Editor's note: The following is the third part in a series of posts on the historical record that can be tracked through U.S. coins. The subject is the cover story of our July monthly issue.
To read other stories in the series, click here.
After Plymouth, a succession of settlers from around Europe crossed the ocean seeking a new land of opportunity.
Eventually, Great Britain secured the colonial right to much of North America through its victories in the French and Indian War. However, by the 1770s, the bonds between the Britain and its colonies were about to rupture.
Many of the colonists sought greater freedom from the mother country, and Britain, though victorious in the war for the continent, needed to exact additional money to pay its debts.
The American Revolution that sparked in 1775 concluded in 1783 with the Treaty of Paris, when the United States of America realized the independence it had so desperately sought.
The prize of independence always seemed precarious, but the Battle of Saratoga in the autumn of 1777 is regarded as the major turning point in the struggle. There, in New York, American forces met, defeated, and forced a major British army to surrender. This crucial American victory renewed patriots’ hopes for independence, secured foreign recognition and support, and changed the world.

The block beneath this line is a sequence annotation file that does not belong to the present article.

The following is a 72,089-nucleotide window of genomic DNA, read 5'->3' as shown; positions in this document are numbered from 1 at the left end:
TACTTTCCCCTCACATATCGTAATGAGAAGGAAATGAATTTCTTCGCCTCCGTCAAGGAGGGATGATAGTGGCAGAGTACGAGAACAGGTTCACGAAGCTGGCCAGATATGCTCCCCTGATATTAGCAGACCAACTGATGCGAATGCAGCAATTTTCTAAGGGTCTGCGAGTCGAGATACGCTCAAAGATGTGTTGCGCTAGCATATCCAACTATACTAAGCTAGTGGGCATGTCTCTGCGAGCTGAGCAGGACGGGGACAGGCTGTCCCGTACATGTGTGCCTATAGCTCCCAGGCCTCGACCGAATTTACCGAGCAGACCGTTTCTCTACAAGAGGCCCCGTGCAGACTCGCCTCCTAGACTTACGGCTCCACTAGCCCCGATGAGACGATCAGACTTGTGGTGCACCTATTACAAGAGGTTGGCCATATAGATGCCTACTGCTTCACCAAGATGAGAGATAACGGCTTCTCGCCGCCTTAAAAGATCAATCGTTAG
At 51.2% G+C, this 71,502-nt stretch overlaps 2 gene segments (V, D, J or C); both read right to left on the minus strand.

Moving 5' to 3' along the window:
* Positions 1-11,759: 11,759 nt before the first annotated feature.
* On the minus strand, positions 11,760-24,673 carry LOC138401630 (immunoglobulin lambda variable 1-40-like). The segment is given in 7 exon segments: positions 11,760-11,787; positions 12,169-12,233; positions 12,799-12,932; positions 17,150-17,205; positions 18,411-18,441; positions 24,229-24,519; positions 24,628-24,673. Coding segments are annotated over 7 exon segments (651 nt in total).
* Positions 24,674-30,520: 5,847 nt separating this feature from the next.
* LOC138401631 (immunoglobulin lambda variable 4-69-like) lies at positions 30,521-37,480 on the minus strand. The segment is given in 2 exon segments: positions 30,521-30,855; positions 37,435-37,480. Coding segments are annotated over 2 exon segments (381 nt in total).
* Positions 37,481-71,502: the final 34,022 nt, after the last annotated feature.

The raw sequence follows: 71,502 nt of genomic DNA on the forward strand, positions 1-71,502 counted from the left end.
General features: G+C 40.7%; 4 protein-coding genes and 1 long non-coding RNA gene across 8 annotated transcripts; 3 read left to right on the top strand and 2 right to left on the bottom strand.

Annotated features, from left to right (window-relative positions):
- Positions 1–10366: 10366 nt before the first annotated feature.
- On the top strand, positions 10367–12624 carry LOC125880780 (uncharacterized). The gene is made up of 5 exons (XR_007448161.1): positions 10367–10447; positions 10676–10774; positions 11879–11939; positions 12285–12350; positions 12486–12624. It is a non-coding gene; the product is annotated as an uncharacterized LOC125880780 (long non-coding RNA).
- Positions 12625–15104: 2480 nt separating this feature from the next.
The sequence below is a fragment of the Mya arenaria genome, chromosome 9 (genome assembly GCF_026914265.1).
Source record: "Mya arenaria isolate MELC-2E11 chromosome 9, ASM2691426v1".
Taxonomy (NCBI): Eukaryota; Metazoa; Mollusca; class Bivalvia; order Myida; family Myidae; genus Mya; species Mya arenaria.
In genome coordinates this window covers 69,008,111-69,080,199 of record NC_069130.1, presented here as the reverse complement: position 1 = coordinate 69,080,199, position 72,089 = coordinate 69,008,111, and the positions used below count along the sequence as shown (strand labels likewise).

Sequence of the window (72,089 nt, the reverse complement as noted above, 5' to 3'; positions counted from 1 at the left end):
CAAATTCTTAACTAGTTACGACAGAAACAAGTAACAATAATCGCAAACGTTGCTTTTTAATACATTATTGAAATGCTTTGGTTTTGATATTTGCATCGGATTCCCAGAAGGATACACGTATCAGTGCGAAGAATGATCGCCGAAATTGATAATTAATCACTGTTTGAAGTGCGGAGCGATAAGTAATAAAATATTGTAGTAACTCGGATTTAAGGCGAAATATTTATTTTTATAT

The battlefield, a monument to the fallen, and the restored country house of American Gen. Philip Schuyler compose the three sites of Saratoga National Historical Park, which was established as a national site in 1938.
The Battle of Saratoga National Historic Park also features on a 2015 circulating quarter dollar in the America the Beautiful series from the U.S. Mint.
The coin’s reverse design depicts a close-up image of the moment Gen. John Burgoyne surrendered his sword to Gen. Horatio Gates, a turning point many believe marked the beginning of the end of the American Revolutionary War.